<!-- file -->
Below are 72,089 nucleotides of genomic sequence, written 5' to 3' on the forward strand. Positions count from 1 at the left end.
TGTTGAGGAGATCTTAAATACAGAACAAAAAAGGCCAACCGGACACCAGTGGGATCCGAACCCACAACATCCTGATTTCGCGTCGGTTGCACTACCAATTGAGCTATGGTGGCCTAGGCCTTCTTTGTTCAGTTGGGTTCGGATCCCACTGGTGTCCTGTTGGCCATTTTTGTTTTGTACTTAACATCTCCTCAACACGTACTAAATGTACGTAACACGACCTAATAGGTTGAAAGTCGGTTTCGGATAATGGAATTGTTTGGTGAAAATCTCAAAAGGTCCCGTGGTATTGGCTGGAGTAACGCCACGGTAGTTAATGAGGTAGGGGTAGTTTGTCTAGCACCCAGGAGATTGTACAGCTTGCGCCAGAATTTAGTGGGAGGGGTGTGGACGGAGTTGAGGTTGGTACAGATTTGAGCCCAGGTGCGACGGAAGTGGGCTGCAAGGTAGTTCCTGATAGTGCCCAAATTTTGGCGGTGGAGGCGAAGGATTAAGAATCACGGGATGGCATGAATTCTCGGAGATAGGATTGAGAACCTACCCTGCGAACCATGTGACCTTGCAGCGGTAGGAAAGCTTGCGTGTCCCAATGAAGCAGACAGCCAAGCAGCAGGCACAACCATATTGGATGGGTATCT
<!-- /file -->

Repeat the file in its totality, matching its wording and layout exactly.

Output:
Below are 72,089 nucleotides of genomic sequence, written 5' to 3' on the forward strand. Positions count from 1 at the left end.
TGTTGAGGAGATCTTAAATACAGAACAAAAAAGGCCAACCGGACACCAGTGGGATCCGAACCCACAACATCCTGATTTCGCGTCGGTTGCACTACCAATTGAGCTATGGTGGCCTAGGCCTTCTTTGTTCAGTTGGGTTCGGATCCCACTGGTGTCCTGTTGGCCATTTTTGTTTTGTACTTAACATCTCCTCAACACGTACTAAATGTACGTAACACGACCTAATAGGTTGAAAGTCGGTTTCGGATAATGGAATTGTTTGGTGAAAATCTCAAAAGGTCCCGTGGTATTGGCTGGAGTAACGCCACGGTAGTTAATGAGGTAGGGGTAGTTTGTCTAGCACCCAGGAGATTGTACAGCTTGCGCCAGAATTTAGTGGGAGGGGTGTGGACGGAGTTGAGGTTGGTACAGATTTGAGCCCAGGTGCGACGGAAGTGGGCTGCAAGGTAGTTCCTGATAGTGCCCAAATTTTGGCGGTGGAGGCGAAGGATTAAGAATCACGGGATGGCATGAATTCTCGGAGATAGGATTGAGAACCTACCCTGCGAACCATGTGACCTTGCAGCGGTAGGAAAGCTTGCGTGTCCCAATGAAGCAGACAGCCAAGCAGCAGGCACAACCATATTGGATGGGTATCT